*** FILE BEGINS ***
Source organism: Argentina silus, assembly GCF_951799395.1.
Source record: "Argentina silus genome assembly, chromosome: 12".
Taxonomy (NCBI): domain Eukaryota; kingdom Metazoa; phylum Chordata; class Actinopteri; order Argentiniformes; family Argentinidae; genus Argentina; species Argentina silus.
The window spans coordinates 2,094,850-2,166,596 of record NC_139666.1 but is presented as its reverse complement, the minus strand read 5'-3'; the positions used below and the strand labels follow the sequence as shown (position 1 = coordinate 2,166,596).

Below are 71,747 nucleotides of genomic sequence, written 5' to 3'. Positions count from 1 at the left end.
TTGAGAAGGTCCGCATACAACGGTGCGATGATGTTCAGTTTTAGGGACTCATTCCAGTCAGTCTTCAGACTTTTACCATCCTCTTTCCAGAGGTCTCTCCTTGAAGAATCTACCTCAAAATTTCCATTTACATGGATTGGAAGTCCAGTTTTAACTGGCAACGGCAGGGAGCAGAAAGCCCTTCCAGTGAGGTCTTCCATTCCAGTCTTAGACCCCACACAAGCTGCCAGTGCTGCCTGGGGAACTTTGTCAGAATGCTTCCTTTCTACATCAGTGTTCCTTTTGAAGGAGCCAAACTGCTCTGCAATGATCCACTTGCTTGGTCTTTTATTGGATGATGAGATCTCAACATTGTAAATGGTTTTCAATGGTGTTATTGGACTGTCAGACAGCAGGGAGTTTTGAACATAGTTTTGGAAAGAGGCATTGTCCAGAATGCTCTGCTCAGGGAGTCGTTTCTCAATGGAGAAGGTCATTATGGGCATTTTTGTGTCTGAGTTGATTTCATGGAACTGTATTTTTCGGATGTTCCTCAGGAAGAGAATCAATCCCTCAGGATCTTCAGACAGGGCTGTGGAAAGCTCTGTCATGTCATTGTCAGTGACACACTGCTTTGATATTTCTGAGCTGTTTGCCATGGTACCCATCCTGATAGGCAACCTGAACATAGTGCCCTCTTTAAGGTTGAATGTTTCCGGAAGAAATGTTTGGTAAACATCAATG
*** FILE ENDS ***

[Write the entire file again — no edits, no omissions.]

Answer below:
Source organism: Argentina silus, assembly GCF_951799395.1.
Source record: "Argentina silus genome assembly, chromosome: 12".
Taxonomy (NCBI): domain Eukaryota; kingdom Metazoa; phylum Chordata; class Actinopteri; order Argentiniformes; family Argentinidae; genus Argentina; species Argentina silus.
The window spans coordinates 2,094,850-2,166,596 of record NC_139666.1 but is presented as its reverse complement, the minus strand read 5'-3'; the positions used below and the strand labels follow the sequence as shown (position 1 = coordinate 2,166,596).

Below are 71,747 nucleotides of genomic sequence, written 5' to 3'. Positions count from 1 at the left end.
TTGAGAAGGTCCGCATACAACGGTGCGATGATGTTCAGTTTTAGGGACTCATTCCAGTCAGTCTTCAGACTTTTACCATCCTCTTTCCAGAGGTCTCTCCTTGAAGAATCTACCTCAAAATTTCCATTTACATGGATTGGAAGTCCAGTTTTAACTGGCAACGGCAGGGAGCAGAAAGCCCTTCCAGTGAGGTCTTCCATTCCAGTCTTAGACCCCACACAAGCTGCCAGTGCTGCCTGGGGAACTTTGTCAGAATGCTTCCTTTCTACATCAGTGTTCCTTTTGAAGGAGCCAAACTGCTCTGCAATGATCCACTTGCTTGGTCTTTTATTGGATGATGAGATCTCAACATTGTAAATGGTTTTCAATGGTGTTATTGGACTGTCAGACAGCAGGGAGTTTTGAACATAGTTTTGGAAAGAGGCATTGTCCAGAATGCTCTGCTCAGGGAGTCGTTTCTCAATGGAGAAGGTCATTATGGGCATTTTTGTGTCTGAGTTGATTTCATGGAACTGTATTTTTCGGATGTTCCTCAGGAAGAGAATCAATCCCTCAGGATCTTCAGACAGGGCTGTGGAAAGCTCTGTCATGTCATTGTCAGTGACACACTGCTTTGATATTTCTGAGCTGTTTGCCATGGTACCCATCCTGATAGGCAACCTGAACATAGTGCCCTCTTTAAGGTTGAATGTTTCCGGAAGAAATGTTTGGTAAACATCAATG